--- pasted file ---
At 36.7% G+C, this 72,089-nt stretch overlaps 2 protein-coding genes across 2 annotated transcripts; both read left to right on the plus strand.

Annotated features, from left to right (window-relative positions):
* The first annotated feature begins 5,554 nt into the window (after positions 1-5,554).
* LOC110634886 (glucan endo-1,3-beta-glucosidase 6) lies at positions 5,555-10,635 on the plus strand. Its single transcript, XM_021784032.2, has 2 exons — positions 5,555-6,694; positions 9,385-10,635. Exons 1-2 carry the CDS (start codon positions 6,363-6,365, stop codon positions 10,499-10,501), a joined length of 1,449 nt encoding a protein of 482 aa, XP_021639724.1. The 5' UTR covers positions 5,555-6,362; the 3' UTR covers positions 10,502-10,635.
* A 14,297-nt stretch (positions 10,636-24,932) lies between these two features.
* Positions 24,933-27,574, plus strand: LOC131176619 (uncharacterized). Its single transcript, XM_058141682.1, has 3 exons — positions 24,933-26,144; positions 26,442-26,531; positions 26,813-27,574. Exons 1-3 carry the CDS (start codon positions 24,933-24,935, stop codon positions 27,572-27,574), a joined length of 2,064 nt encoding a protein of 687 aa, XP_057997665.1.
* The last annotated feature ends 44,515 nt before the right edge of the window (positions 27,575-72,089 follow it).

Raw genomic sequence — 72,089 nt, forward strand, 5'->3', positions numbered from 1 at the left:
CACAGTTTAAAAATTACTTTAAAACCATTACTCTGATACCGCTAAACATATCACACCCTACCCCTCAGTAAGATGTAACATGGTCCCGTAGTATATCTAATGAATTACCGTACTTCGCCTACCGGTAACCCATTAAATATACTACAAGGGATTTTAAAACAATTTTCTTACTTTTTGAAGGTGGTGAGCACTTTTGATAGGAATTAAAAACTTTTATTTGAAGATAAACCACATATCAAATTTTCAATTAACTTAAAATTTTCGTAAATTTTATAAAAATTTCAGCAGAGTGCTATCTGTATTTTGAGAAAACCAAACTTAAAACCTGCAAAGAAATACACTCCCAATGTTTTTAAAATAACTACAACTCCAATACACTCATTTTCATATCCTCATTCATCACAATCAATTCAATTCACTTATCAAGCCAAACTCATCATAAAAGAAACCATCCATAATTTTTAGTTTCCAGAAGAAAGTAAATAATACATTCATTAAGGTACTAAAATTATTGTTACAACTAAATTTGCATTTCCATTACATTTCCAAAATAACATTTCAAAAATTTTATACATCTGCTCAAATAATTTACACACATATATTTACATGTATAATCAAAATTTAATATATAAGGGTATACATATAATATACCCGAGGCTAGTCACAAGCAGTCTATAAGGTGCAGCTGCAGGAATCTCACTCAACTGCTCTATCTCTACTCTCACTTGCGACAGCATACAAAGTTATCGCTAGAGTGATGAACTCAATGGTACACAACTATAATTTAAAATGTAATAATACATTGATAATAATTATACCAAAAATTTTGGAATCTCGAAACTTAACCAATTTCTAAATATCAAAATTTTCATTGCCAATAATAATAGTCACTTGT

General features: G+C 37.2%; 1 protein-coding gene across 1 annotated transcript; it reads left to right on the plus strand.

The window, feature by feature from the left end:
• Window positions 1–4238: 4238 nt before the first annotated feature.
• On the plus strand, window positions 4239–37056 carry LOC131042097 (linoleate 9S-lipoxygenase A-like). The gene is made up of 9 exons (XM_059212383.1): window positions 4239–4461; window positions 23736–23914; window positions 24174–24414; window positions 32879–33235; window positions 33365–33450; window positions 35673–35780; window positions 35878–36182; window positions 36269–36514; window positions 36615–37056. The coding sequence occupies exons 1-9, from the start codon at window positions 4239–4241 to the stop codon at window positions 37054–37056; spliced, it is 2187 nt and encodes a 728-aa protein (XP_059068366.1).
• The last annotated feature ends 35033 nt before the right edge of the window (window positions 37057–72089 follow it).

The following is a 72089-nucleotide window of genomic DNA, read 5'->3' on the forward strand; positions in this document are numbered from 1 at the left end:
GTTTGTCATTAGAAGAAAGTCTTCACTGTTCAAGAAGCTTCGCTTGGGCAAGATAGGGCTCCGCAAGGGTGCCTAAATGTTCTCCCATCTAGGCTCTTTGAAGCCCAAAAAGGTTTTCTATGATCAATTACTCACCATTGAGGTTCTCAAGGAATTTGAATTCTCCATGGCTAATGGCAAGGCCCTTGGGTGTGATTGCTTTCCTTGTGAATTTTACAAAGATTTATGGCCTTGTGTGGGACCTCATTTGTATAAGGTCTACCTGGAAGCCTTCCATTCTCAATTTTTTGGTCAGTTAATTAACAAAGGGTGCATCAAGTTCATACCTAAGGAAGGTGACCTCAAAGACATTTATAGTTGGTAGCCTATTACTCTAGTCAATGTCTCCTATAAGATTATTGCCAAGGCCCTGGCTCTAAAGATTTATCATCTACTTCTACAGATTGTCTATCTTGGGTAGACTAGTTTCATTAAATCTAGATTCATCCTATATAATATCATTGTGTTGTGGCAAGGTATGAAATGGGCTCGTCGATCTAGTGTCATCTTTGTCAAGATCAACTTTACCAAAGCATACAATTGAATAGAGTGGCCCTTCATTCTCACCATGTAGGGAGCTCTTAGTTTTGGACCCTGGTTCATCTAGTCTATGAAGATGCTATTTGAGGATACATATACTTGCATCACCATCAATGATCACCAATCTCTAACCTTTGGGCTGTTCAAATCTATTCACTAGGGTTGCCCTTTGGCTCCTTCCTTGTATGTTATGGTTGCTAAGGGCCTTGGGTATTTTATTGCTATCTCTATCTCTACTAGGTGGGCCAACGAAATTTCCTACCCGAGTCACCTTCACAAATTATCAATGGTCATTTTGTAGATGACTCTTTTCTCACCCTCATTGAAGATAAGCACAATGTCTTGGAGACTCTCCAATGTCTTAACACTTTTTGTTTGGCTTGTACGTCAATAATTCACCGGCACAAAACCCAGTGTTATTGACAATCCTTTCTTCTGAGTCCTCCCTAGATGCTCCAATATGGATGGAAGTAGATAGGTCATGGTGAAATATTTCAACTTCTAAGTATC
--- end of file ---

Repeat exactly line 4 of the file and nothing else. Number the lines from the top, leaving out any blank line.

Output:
* LOC110634886 (glucan endo-1,3-beta-glucosidase 6) lies at positions 5,555-10,635 on the plus strand. Its single transcript, XM_021784032.2, has 2 exons — positions 5,555-6,694; positions 9,385-10,635. Exons 1-2 carry the CDS (start codon positions 6,363-6,365, stop codon positions 10,499-10,501), a joined length of 1,449 nt encoding a protein of 482 aa, XP_021639724.1. The 5' UTR covers positions 5,555-6,362; the 3' UTR covers positions 10,502-10,635.